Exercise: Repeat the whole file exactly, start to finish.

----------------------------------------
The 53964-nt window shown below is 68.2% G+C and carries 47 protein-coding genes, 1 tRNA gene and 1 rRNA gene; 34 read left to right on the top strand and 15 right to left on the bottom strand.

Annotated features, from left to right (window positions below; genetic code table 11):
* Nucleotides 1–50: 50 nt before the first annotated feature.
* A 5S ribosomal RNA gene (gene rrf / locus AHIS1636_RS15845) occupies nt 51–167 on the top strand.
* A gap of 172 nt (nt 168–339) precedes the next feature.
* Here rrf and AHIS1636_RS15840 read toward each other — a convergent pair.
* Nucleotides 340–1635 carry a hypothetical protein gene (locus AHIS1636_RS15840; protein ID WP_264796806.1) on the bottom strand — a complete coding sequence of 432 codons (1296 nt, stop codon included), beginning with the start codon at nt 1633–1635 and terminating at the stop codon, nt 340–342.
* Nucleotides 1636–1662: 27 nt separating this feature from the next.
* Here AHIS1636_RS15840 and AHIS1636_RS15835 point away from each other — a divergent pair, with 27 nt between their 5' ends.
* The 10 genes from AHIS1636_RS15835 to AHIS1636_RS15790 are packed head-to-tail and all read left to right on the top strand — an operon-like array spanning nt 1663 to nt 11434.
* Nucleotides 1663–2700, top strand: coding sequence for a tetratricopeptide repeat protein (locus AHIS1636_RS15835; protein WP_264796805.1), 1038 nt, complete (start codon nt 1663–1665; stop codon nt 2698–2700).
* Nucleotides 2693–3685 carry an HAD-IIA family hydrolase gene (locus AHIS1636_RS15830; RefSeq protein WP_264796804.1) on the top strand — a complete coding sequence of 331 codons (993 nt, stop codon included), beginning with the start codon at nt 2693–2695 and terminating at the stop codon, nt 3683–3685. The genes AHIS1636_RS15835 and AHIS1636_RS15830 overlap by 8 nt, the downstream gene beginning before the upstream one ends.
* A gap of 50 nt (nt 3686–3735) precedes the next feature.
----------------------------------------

The 53964-nt window shown below is 68.2% G+C and carries 47 protein-coding genes, 1 tRNA gene and 1 rRNA gene; 34 read left to right on the top strand and 15 right to left on the bottom strand.

Annotated features, from left to right (window positions below; genetic code table 11):
* Nucleotides 1–50: 50 nt before the first annotated feature.
* A 5S ribosomal RNA gene (gene rrf / locus AHIS1636_RS15845) occupies nt 51–167 on the top strand.
* A gap of 172 nt (nt 168–339) precedes the next feature.
* Here rrf and AHIS1636_RS15840 read toward each other — a convergent pair.
* Nucleotides 340–1635 carry a hypothetical protein gene (locus AHIS1636_RS15840; protein ID WP_264796806.1) on the bottom strand — a complete coding sequence of 432 codons (1296 nt, stop codon included), beginning with the start codon at nt 1633–1635 and terminating at the stop codon, nt 340–342.
* Nucleotides 1636–1662: 27 nt separating this feature from the next.
* Here AHIS1636_RS15840 and AHIS1636_RS15835 point away from each other — a divergent pair, with 27 nt between their 5' ends.
* The 10 genes from AHIS1636_RS15835 to AHIS1636_RS15790 are packed head-to-tail and all read left to right on the top strand — an operon-like array spanning nt 1663 to nt 11434.
* Nucleotides 1663–2700, top strand: coding sequence for a tetratricopeptide repeat protein (locus AHIS1636_RS15835; protein WP_264796805.1), 1038 nt, complete (start codon nt 1663–1665; stop codon nt 2698–2700).
* Nucleotides 2693–3685 carry an HAD-IIA family hydrolase gene (locus AHIS1636_RS15830; RefSeq protein WP_264796804.1) on the top strand — a complete coding sequence of 331 codons (993 nt, stop codon included), beginning with the start codon at nt 2693–2695 and terminating at the stop codon, nt 3683–3685. The genes AHIS1636_RS15835 and AHIS1636_RS15830 overlap by 8 nt, the downstream gene beginning before the upstream one ends.
* A gap of 50 nt (nt 3686–3735) precedes the next feature.